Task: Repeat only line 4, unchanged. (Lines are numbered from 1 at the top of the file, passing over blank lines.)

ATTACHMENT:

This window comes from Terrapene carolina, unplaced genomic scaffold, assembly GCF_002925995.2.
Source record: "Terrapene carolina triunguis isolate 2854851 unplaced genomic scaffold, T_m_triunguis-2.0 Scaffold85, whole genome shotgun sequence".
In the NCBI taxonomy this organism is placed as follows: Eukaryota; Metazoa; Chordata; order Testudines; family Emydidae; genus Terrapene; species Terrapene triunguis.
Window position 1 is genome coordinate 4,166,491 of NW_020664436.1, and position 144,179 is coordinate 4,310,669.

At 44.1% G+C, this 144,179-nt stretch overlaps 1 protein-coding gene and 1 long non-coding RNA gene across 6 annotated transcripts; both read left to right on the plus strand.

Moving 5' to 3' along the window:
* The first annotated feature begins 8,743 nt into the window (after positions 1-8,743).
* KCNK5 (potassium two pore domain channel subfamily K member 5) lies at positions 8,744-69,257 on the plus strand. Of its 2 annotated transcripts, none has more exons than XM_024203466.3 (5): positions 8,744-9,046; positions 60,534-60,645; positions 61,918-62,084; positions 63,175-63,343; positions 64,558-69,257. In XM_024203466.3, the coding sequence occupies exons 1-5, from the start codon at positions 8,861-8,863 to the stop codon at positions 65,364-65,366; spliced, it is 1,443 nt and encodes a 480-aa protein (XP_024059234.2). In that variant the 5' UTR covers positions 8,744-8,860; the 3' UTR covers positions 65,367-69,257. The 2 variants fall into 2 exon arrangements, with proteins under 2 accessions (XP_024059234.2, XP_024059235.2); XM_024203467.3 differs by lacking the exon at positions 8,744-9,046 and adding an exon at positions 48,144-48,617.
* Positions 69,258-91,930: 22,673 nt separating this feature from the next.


Window position 1 is genome coordinate 4,166,491 of NW_020664436.1, and position 144,179 is coordinate 4,310,669.